20 October 2020

Posts Tagged ‘red-breasted nuthatch’

Nice Surprises

Monday, October 19th, 2020
Townsend’s Solitaire, East Millcreek, Salt Lake City, Utah, 19 October 2020.
Townsend’s Solitaire.

A bit warmer this morning. Dog and I got to the trailhead about 15 minutes later than yesterday. A little cloudiness. A nice morning.

Started quiet—but soon enough I was enjoying a few nice surprises—e.g., a vocal Juniper Titmouse, the cry of a raven (first in many months), and a Townsend’s Solitaire popping up right in front of us on the trail.

I’ll take this kind of birding excursion any ol’ day.

Grandeur Peak Area List
Beginning at 8:42 a.m., I hiked a few hundred feet up a mountain.

1. House Finch*
2. American Robin
3. Woodhouse’s Scrub-jay
4. Spotted Towhee**
5. Pine Siskin (v)
6. Yellow-rumped Warbler
6. Black-capped Chickadee**
8. Dark-eyed Junco
9. Northern Flicker
10. Black-billed Magpie*
11. Townsend’s Solitaire
12. Juniper Titmouse
13.Common Raven (v)
14. Red-breasted Nuthatch (v)

Elsewhere

15. Lesser Goldfinch (v)

Mammals

Mountain Cottontail

(v) Voice only
*Also elsewhere
**Voice only elsewhere

Titmouse

Tuesday, October 13th, 2020
Juniper Titmouse, East Millcreek, Salt Lake City, Utah, 13 October 2020.
Juniper Titmouse.

What an unexpectedly action-packed hike this morning—bird action, that is. All started quietly (breezy, cool, mountain-shady), but as soon as we topped the switchback, dog and I, we found ourselves surrounded. By birds, that is.

A flock of a dozen towhees. Finches and robins and juncos and a flicker and a singing White-crowned Sparrow (immature), all within view at once. A Red-tailed Hawk on the utility pole I check every morning in case there’s a red-tail perching there. (Been at least a couple months.) Another Steller’s Jay up in the junipers.

Speaking of junipers, though, the little bird that stands out most is the chattery, nondescript Juniper Titmouse we happened upon. It’s only been a couple weeks or so since I saw my first of this species, but after a sighting or two nearly every day since, I now know what to look and listen for.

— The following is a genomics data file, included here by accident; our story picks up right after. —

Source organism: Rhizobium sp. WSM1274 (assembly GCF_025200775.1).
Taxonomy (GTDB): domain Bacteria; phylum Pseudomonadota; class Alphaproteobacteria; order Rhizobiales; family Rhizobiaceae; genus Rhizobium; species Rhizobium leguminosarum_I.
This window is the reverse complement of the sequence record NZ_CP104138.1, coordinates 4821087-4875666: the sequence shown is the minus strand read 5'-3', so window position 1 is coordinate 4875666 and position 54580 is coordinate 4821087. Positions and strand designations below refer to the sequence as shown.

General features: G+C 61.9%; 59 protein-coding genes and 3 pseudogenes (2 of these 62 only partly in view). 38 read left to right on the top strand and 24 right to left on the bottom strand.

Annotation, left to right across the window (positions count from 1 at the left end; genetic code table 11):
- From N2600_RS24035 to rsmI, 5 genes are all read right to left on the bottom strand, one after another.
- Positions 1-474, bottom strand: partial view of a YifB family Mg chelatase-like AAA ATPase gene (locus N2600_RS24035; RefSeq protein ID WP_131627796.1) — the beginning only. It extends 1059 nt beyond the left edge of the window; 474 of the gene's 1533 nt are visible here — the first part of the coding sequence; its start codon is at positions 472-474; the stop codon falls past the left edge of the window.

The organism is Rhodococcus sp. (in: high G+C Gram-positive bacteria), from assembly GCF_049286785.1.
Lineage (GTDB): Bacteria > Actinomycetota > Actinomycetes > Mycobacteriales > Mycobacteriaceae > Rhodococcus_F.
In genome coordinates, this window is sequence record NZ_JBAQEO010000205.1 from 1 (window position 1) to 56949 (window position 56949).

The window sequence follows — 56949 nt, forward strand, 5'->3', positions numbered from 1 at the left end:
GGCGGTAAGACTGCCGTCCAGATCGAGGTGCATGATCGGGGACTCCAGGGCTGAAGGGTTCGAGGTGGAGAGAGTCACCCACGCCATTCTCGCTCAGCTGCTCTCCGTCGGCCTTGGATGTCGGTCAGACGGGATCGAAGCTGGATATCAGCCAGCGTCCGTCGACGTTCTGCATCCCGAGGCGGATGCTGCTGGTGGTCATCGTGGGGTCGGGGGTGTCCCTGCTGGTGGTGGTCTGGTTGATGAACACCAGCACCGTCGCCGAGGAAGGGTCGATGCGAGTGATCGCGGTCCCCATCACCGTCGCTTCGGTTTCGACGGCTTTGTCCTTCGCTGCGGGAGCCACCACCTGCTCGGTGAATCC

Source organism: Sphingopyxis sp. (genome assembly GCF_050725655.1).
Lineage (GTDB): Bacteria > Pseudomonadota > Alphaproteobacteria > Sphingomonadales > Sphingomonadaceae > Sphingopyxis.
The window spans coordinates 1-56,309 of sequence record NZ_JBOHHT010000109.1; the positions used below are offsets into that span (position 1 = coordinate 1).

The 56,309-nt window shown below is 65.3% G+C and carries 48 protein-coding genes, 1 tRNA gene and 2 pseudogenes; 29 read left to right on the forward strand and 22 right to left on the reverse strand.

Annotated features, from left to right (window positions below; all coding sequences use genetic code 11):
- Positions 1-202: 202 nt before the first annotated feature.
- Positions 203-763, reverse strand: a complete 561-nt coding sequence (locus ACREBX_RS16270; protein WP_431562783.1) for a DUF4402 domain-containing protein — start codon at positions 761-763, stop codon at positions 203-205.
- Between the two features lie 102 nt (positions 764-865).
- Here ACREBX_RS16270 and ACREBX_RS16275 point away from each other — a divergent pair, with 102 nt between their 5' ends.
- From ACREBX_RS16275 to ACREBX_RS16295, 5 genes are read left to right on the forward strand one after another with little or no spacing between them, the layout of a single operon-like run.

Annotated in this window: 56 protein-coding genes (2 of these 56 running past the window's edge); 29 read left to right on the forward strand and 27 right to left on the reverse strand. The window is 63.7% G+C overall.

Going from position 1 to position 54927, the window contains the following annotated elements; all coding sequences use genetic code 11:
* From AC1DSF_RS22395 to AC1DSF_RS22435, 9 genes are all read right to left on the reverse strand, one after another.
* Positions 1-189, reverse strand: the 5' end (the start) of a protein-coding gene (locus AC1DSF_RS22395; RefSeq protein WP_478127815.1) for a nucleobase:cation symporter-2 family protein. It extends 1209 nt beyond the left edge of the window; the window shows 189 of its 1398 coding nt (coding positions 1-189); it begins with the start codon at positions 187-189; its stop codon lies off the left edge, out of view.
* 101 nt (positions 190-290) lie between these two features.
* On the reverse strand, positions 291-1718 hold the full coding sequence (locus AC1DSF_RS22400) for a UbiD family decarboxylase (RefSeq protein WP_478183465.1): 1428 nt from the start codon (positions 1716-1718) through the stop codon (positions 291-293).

And today, one flitted up right in front of me and posed.

Grandeur Peak Area List
Beginning at 8:34 a.m., I hiked a few hundred feet up a mountain.

1. Northern Flicker**
2. Black-billed Magpie*
3. Woodhouse’s Scrub-jay
4. Spotted Towhee
5. Dark-eyed Junco
6. House Finch*
7. American Robin
8. White-crowned Sparrow
9. Ruby-crowned Kinglet
10. Downy Woodpecker
11. Red-tailed Hawk
12. Lesser Goldfinch**
13. Yellow-rumped Warbler (v)
14. Juniper Titmouse
15. Black-capped Chickadee
16. Mourning Dove*
17. Steller’s Jay
18. Red-breasted Nuthatch (v)
19. Pine Siskin

Elsewhere

20. Eurasian Collared Dove

(v) Voice only
*Also elsewhere
**Voice only elsewhere

Jays

Friday, October 9th, 2020
Steller’s Jay, East Millcreek, Salt Lake City, Utah, 09 October 2020.
Steller’s Jay.

Big morning. A tad warmer (60s (F)), bit of a breeze, and birds all over the place. Just when I thought migration might be winding down.

Woodhouse’s Scrub-jay, East Millcreek, Salt Lake City, Utah, 09 October 2020.
Woodhouse’s Scrub-jay.

Not sure how many birds were headed south and how many were just moving around, but I encountered a few I hadn’t seen for a while—the most exciting being a pair of Steller’s Jays (that seemed to be driving the resident Woodhouse’s Scrub-jays a little nuts). I’d only ever had glimpses of these birds, but today they stopped to pose.

Saw at least ten scrub-jays, too—active today. Migrating species included a mess of robins, juncos, and towhees. A Townsend’s Solitaire showed up. And I got my second glimpses of Juniper Titmouse and Cassin’s Finch.

But the jays were the stars of the show this day.

Grandeur Peak Area List
Beginning at 8:22 a.m., I hiked a few hundred feet up a mountain.

1. House Finch*
2. American Robin
3. Black-billed Magpie**
4. Mourning Dove
5. Woodhouse’s Scrub-jay
6. Dark-eyed Junco
7. Spotted Towhee
8. Cassin’s Finch
9. Black-capped Chickadee
10. Northern Flicker**
11. Mountain Chickadee
12. Steller’s Jay
13. Yellow-rumped Warbler (v)
14. Townsend’s Solitaire
15. Pine Siskin
16. Juniper Titmouse
17. Red-breasted Nuthatch

Elsewhere

18. Rock Pigeon

Mammals

Red Squirrel (v)
Rock Squirrel

(v) Voice only
*Also elsewhere
**Voice only elsewhere

 
Bird Report is a (sometimes intermittent) record of the birds I encounter while hiking, see while driving, or spy outside my window. —Brian Willson



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